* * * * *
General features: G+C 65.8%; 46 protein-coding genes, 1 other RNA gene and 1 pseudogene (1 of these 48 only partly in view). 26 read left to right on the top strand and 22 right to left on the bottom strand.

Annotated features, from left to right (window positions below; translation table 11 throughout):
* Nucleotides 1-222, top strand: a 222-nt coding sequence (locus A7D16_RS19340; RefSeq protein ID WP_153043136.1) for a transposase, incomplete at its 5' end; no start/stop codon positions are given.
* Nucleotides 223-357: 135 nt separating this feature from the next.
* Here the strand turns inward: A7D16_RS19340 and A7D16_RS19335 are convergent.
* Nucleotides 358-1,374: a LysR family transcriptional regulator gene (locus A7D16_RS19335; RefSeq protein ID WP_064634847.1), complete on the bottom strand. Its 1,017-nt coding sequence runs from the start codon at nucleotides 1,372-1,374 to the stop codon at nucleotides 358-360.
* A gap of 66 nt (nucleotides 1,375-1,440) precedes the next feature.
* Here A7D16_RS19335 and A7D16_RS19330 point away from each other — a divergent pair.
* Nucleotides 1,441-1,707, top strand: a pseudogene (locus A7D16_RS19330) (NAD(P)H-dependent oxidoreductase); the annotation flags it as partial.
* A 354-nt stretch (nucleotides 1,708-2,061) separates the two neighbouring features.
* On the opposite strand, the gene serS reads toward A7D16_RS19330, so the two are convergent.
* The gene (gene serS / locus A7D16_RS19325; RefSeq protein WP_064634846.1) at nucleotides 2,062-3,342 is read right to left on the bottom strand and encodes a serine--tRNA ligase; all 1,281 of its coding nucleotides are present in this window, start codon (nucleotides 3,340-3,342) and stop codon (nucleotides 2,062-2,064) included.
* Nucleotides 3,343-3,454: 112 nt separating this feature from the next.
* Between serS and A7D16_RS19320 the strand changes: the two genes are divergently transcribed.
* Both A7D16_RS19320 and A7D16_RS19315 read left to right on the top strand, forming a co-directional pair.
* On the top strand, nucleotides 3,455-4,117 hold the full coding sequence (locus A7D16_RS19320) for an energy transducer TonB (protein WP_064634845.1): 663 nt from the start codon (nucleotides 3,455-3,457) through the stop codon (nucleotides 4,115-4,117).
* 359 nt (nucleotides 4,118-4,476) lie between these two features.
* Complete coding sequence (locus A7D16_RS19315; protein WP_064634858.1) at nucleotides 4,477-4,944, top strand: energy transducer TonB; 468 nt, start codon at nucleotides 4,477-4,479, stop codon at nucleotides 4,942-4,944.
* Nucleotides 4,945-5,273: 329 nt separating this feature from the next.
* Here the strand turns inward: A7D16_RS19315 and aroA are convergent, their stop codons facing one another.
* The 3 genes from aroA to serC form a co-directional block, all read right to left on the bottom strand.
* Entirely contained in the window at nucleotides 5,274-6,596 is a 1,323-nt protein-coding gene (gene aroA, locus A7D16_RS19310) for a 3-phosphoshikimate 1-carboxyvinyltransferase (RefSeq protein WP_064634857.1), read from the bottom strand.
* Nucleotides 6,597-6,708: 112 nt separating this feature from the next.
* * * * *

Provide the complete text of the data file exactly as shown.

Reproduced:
General features: G+C 65.8%; 46 protein-coding genes, 1 other RNA gene and 1 pseudogene (1 of these 48 only partly in view). 26 read left to right on the top strand and 22 right to left on the bottom strand.

Annotated features, from left to right (window positions below; translation table 11 throughout):
* Nucleotides 1-222, top strand: a 222-nt coding sequence (locus A7D16_RS19340; RefSeq protein ID WP_153043136.1) for a transposase, incomplete at its 5' end; no start/stop codon positions are given.
* Nucleotides 223-357: 135 nt separating this feature from the next.
* Here the strand turns inward: A7D16_RS19340 and A7D16_RS19335 are convergent.
* Nucleotides 358-1,374: a LysR family transcriptional regulator gene (locus A7D16_RS19335; RefSeq protein ID WP_064634847.1), complete on the bottom strand. Its 1,017-nt coding sequence runs from the start codon at nucleotides 1,372-1,374 to the stop codon at nucleotides 358-360.
* A gap of 66 nt (nucleotides 1,375-1,440) precedes the next feature.
* Here A7D16_RS19335 and A7D16_RS19330 point away from each other — a divergent pair.
* Nucleotides 1,441-1,707, top strand: a pseudogene (locus A7D16_RS19330) (NAD(P)H-dependent oxidoreductase); the annotation flags it as partial.
* A 354-nt stretch (nucleotides 1,708-2,061) separates the two neighbouring features.
* On the opposite strand, the gene serS reads toward A7D16_RS19330, so the two are convergent.
* The gene (gene serS / locus A7D16_RS19325; RefSeq protein WP_064634846.1) at nucleotides 2,062-3,342 is read right to left on the bottom strand and encodes a serine--tRNA ligase; all 1,281 of its coding nucleotides are present in this window, start codon (nucleotides 3,340-3,342) and stop codon (nucleotides 2,062-2,064) included.
* Nucleotides 3,343-3,454: 112 nt separating this feature from the next.
* Between serS and A7D16_RS19320 the strand changes: the two genes are divergently transcribed.
* Both A7D16_RS19320 and A7D16_RS19315 read left to right on the top strand, forming a co-directional pair.
* On the top strand, nucleotides 3,455-4,117 hold the full coding sequence (locus A7D16_RS19320) for an energy transducer TonB (protein WP_064634845.1): 663 nt from the start codon (nucleotides 3,455-3,457) through the stop codon (nucleotides 4,115-4,117).
* 359 nt (nucleotides 4,118-4,476) lie between these two features.
* Complete coding sequence (locus A7D16_RS19315; protein WP_064634858.1) at nucleotides 4,477-4,944, top strand: energy transducer TonB; 468 nt, start codon at nucleotides 4,477-4,479, stop codon at nucleotides 4,942-4,944.
* Nucleotides 4,945-5,273: 329 nt separating this feature from the next.
* Here the strand turns inward: A7D16_RS19315 and aroA are convergent, their stop codons facing one another.
* The 3 genes from aroA to serC form a co-directional block, all read right to left on the bottom strand.
* Entirely contained in the window at nucleotides 5,274-6,596 is a 1,323-nt protein-coding gene (gene aroA, locus A7D16_RS19310) for a 3-phosphoshikimate 1-carboxyvinyltransferase (RefSeq protein WP_064634857.1), read from the bottom strand.
* Nucleotides 6,597-6,708: 112 nt separating this feature from the next.